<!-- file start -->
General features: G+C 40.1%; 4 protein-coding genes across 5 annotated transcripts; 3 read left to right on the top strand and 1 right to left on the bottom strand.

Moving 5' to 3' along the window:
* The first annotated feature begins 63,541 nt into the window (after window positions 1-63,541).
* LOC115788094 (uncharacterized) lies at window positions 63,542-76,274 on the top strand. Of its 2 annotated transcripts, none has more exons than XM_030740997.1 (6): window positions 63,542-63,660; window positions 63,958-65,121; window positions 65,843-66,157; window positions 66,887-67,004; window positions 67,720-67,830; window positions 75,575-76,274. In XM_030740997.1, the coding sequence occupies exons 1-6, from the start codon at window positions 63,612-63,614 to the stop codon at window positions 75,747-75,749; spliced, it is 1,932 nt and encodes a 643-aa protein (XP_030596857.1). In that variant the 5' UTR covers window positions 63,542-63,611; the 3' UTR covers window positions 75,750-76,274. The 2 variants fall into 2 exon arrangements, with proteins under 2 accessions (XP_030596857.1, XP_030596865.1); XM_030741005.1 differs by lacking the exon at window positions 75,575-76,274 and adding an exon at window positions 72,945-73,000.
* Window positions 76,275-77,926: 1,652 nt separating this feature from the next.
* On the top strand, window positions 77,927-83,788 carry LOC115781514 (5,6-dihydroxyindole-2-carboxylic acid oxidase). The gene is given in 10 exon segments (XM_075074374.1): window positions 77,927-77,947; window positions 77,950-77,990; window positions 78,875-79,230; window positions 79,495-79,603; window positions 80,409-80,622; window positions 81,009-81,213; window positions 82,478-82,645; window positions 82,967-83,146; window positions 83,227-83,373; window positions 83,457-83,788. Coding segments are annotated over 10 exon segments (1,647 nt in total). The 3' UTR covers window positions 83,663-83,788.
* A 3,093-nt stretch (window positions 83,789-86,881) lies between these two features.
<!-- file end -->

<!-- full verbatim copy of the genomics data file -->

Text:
General features: G+C 40.1%; 4 protein-coding genes across 5 annotated transcripts; 3 read left to right on the top strand and 1 right to left on the bottom strand.

Moving 5' to 3' along the window:
* The first annotated feature begins 63,541 nt into the window (after window positions 1-63,541).
* LOC115788094 (uncharacterized) lies at window positions 63,542-76,274 on the top strand. Of its 2 annotated transcripts, none has more exons than XM_030740997.1 (6): window positions 63,542-63,660; window positions 63,958-65,121; window positions 65,843-66,157; window positions 66,887-67,004; window positions 67,720-67,830; window positions 75,575-76,274. In XM_030740997.1, the coding sequence occupies exons 1-6, from the start codon at window positions 63,612-63,614 to the stop codon at window positions 75,747-75,749; spliced, it is 1,932 nt and encodes a 643-aa protein (XP_030596857.1). In that variant the 5' UTR covers window positions 63,542-63,611; the 3' UTR covers window positions 75,750-76,274. The 2 variants fall into 2 exon arrangements, with proteins under 2 accessions (XP_030596857.1, XP_030596865.1); XM_030741005.1 differs by lacking the exon at window positions 75,575-76,274 and adding an exon at window positions 72,945-73,000.
* Window positions 76,275-77,926: 1,652 nt separating this feature from the next.
* On the top strand, window positions 77,927-83,788 carry LOC115781514 (5,6-dihydroxyindole-2-carboxylic acid oxidase). The gene is given in 10 exon segments (XM_075074374.1): window positions 77,927-77,947; window positions 77,950-77,990; window positions 78,875-79,230; window positions 79,495-79,603; window positions 80,409-80,622; window positions 81,009-81,213; window positions 82,478-82,645; window positions 82,967-83,146; window positions 83,227-83,373; window positions 83,457-83,788. Coding segments are annotated over 10 exon segments (1,647 nt in total). The 3' UTR covers window positions 83,663-83,788.
* A 3,093-nt stretch (window positions 83,789-86,881) lies between these two features.